Are you proud of sound effects you’ve created and want to share them? Wondering if your field recordings can make it into the hands of talented people?
Maybe you want to build a web store, a sound map, or perhaps a new freesound.org to share your creations with the world. Maybe you’ve started a sound blog and want to exchange ideas with more of the community.
Or perhaps you are already sharing and haven’t had much response.
I sell sound effect downloads at my website, airbornesound.com. While creating it I learned a valuable lesson: small changes can tip a sound effects library from obscurity to success.
Although this idea is often mentioned with marketing in mind, I think it applies to many topics. I’ll write about three I’ve noticed. I’ll start today with revisions to your web site. This will be helpful if you’re trying to share sounds or writing on the Internet.
The next post will look at small changes to make your sound library better. My last post will discuss how this idea can affect your creativity.
I recently finished an interesting book called The Tipping Point by Malcolm Gladwell. It’s a book about how trends spread. The ‘tipping point‘ is a moment when trends quickly move from obscurity to popularity. Gladwell applies the idea to changing all sorts of things.
For example, the book discovers why one precise strategy was responsible for tipping New York City’s 1990′s crime wave into a decline: removing graffiti from subway trains.
It made me think: could this apply to sound libraries too?
How small changes affect your web site
Small, precise changes are important to sound clip web sites. Making minute changes to code or design can have a huge impact. Here are two examples from personal experience.
About ten years ago I was working at Sounddogs.com. This was long before it was possible to quickly start a web store with streamlined, all-in-one stores like e-junkie.com or shopify.com. Sounddogs.com was built from scratch.
Unfortunately, and perhaps because of this, when the new web design launched customers couldn’t figure it out. Bugs were everywhere. We were deluged with email. I was moved to customer service from mastering sound effects to ease the load.
A year later we were still drowning in email. By this time I had noticed patterns in customer problems. In a somewhat self-motivated effort to cut back on the hours I spent with email, I dove into the code.
I clarified wording on the support page. Another change: at the checkout a pulldown for channels was labeled ’1′ and ’2′. That confused the casual customer. What’s a channel? Is 2 better than 1? Why would you choose 1? There wasn’t any context. So I added the words ‘Mono’ and ‘Stereo’ next to the numbers.
I added a few helpful links in other places and left it at that.
Overnight the volume of email dropped by half.
At my own website
Here’s an example from airbornesound.com.
I noticed something strange six months ago. For some reason, the majority of people paying with PayPal.com abandoned their orders before completing the purchase. Why would they register, complete checkout forms and then leave?
After a few slight modifications I discovered the answer.
Anyone who has paid with PayPal.com knows that to complete a sale you first must pass through PayPal’s secure login page. After that’s done you’ll return to the original website.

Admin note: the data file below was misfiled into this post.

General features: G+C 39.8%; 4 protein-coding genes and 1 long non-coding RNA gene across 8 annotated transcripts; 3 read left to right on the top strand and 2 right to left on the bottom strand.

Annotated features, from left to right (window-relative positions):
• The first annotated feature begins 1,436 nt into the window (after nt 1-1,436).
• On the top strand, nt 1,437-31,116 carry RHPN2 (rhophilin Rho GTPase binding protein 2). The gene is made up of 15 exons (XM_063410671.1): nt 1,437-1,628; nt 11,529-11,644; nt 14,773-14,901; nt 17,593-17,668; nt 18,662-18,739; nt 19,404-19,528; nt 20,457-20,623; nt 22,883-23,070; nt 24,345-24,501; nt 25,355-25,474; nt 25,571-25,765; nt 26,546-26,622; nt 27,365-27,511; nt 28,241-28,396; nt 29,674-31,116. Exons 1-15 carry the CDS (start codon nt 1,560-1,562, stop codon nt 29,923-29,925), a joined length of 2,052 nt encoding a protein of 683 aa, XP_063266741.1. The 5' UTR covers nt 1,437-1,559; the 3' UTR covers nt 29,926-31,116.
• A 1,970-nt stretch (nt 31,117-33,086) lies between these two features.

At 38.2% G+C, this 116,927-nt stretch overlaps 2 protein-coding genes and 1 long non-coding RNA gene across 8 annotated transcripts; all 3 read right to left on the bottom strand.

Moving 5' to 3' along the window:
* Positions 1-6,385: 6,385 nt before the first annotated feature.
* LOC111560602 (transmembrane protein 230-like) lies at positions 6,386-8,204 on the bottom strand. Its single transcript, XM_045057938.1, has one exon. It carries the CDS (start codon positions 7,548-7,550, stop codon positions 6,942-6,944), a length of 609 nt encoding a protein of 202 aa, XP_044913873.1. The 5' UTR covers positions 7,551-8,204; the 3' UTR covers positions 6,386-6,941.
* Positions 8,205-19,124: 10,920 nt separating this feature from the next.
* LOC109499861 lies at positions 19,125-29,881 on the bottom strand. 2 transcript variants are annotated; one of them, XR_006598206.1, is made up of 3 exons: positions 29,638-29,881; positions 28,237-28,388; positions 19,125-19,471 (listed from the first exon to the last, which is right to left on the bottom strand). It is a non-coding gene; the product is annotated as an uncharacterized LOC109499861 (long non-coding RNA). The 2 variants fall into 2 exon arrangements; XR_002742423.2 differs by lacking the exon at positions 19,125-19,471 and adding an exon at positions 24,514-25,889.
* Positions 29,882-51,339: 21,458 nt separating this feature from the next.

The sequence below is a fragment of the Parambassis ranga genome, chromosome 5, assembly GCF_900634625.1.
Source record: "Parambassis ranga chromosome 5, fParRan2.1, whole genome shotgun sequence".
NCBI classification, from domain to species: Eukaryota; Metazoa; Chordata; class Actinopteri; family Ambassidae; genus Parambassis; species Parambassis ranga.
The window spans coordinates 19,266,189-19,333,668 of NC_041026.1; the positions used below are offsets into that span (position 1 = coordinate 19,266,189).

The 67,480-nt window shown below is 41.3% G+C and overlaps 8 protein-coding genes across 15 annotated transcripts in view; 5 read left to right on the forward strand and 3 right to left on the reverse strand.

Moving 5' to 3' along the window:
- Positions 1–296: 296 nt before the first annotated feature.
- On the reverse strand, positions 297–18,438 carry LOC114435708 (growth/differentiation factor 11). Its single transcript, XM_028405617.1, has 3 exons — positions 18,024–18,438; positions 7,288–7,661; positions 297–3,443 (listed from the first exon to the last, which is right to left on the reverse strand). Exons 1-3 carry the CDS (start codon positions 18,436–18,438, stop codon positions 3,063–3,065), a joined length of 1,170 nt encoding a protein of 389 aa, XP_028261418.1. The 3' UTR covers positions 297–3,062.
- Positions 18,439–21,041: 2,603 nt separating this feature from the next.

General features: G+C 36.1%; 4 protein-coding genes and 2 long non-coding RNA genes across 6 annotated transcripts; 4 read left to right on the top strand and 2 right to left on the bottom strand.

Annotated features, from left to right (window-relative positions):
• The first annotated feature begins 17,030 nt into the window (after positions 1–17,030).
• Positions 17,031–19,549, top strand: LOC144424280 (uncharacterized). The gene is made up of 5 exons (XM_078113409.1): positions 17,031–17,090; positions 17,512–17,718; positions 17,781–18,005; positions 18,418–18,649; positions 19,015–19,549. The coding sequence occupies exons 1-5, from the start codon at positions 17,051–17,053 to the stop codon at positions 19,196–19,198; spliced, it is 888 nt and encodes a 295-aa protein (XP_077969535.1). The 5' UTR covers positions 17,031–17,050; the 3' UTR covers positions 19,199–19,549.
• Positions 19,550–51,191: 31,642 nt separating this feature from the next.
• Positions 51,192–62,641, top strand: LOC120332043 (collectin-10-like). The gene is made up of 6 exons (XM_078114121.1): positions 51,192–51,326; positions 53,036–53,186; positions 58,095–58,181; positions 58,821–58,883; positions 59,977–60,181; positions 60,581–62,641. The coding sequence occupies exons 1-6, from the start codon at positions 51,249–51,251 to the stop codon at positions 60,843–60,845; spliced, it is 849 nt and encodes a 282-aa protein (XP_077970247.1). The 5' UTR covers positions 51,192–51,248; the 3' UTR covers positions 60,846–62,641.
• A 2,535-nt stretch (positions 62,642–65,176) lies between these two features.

The trip from my checkout to PayPal.com’s white and blue login screen was a jarring visual shift. Customers were confused and abandoned the sale.
Sure, the transition to PayPal.com was familiar to me. I assumed that because they had PayPal accounts customers would be comfortable with the process. But what I thought wasn’t important. I needed to experience things through my users’ eyes.
So, I added seven words of text beside my PayPal payment button: “You will pay via PayPal.com and return.”
The problem vanished. It had taken me five minutes of work.
What making small changes means for web sites
It was an invaluable lesson: small changes can have huge effects.
Knowing what changes to make comes from being aware of what people respond to. Sometimes these changes come from subtle things: the colours, design, font and layout of your web site. This is known as web usability.
There’s no question that applying color psychology gets a better response from people. It’s also true that superior, less or clearer text or instructions are more helpful.
But I also believe the idea goes beyond design principles. The changes result directly from feedback. This is why, whether you have a web store, a director you’re aiming to satisfy, or readers of a blog, the most important thing is stop and listen.
Bill Gates said: “Your most unhappy customers are your greatest source of learning.” Feedback like this won’t arrive as a broad critique. It will usually be a small suggestion. Experiment thoughtfully with tiny changes on your web site and watch the effect it has on users. Use this information to make a big impact.
Whether they are your customers, blog readers or users of a community sound sharing site, the goal is to get your sound effects into the hands and ears of others. Listen to what your users say and watch what they do. Then give them what they want.
In my next post we’ll move away from usability and talk about how small changes can affect your sound library.